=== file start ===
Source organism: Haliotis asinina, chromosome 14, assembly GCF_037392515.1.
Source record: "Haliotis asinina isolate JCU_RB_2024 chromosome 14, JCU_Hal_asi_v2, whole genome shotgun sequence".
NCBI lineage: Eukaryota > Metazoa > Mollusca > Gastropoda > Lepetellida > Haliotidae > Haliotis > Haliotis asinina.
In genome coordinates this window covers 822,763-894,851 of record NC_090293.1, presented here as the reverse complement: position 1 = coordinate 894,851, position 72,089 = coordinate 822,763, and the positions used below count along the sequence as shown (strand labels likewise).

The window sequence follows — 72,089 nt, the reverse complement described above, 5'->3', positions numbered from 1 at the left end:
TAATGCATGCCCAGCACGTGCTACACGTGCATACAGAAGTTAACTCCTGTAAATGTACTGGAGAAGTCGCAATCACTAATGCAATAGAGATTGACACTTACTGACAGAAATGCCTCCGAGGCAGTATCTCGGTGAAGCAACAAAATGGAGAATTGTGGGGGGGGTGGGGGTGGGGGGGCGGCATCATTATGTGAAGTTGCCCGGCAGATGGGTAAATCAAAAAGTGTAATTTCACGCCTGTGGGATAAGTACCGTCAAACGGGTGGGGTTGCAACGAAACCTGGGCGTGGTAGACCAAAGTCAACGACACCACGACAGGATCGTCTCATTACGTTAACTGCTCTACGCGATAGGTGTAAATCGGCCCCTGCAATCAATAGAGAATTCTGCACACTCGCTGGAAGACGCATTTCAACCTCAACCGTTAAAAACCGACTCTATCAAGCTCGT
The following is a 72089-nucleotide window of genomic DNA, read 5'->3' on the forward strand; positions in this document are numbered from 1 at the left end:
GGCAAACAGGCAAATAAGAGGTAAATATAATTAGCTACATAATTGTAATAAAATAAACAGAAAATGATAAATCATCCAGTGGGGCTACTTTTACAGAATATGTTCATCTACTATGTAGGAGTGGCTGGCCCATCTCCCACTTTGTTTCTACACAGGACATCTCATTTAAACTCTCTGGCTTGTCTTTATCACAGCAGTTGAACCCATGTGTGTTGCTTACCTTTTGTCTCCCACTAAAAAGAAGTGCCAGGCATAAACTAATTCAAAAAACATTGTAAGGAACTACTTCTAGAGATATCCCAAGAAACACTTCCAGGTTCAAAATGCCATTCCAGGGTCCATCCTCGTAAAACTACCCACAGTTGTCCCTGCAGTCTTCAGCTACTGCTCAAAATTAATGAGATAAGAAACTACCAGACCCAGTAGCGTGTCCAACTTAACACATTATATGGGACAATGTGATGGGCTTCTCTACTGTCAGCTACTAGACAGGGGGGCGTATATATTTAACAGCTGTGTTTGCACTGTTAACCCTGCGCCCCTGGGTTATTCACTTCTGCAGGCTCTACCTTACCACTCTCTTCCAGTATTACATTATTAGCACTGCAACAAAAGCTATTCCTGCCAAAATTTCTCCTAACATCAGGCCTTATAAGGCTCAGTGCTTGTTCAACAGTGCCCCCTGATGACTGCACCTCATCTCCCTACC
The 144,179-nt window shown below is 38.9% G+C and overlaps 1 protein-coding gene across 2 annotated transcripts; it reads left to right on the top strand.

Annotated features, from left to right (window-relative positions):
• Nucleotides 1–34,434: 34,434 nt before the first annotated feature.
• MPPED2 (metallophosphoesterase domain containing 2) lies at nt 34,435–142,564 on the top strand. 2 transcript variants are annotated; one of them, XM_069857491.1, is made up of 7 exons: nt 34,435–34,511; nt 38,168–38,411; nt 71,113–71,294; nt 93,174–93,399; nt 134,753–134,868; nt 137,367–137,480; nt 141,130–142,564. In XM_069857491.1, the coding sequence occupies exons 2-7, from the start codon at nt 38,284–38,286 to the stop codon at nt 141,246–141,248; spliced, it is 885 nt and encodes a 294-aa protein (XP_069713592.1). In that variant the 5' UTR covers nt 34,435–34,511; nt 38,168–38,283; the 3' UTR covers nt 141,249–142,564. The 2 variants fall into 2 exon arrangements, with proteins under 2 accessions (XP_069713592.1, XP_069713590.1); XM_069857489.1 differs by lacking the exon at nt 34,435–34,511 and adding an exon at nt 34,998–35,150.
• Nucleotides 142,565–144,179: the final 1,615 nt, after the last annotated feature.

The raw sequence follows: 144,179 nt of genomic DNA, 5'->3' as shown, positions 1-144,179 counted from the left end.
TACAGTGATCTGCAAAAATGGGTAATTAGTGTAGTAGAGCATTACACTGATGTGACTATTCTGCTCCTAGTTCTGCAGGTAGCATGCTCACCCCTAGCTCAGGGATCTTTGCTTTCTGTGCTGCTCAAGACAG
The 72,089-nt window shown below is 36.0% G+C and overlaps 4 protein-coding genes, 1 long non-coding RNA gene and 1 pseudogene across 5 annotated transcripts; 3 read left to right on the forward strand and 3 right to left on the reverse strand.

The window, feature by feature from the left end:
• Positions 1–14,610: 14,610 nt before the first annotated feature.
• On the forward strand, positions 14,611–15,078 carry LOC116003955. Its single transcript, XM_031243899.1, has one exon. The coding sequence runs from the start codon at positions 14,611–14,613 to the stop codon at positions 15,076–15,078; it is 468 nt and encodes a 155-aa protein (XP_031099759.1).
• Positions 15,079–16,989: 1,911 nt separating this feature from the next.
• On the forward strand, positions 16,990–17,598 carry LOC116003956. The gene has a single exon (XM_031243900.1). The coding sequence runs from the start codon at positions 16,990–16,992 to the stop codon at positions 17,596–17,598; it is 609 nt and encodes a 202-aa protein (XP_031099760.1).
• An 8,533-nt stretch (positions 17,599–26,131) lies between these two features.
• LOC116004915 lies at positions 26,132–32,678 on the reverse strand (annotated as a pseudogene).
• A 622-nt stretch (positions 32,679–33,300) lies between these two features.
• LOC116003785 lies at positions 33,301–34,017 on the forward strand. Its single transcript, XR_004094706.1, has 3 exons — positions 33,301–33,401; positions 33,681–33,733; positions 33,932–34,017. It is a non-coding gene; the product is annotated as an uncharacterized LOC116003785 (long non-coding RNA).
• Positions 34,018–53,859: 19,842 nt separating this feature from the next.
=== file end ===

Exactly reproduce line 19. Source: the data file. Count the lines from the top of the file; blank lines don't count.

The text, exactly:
• On the forward strand, positions 14,611–15,078 carry LOC116003955. Its single transcript, XM_031243899.1, has one exon. The coding sequence runs from the start codon at positions 14,611–14,613 to the stop codon at positions 15,076–15,078; it is 468 nt and encodes a 155-aa protein (XP_031099759.1).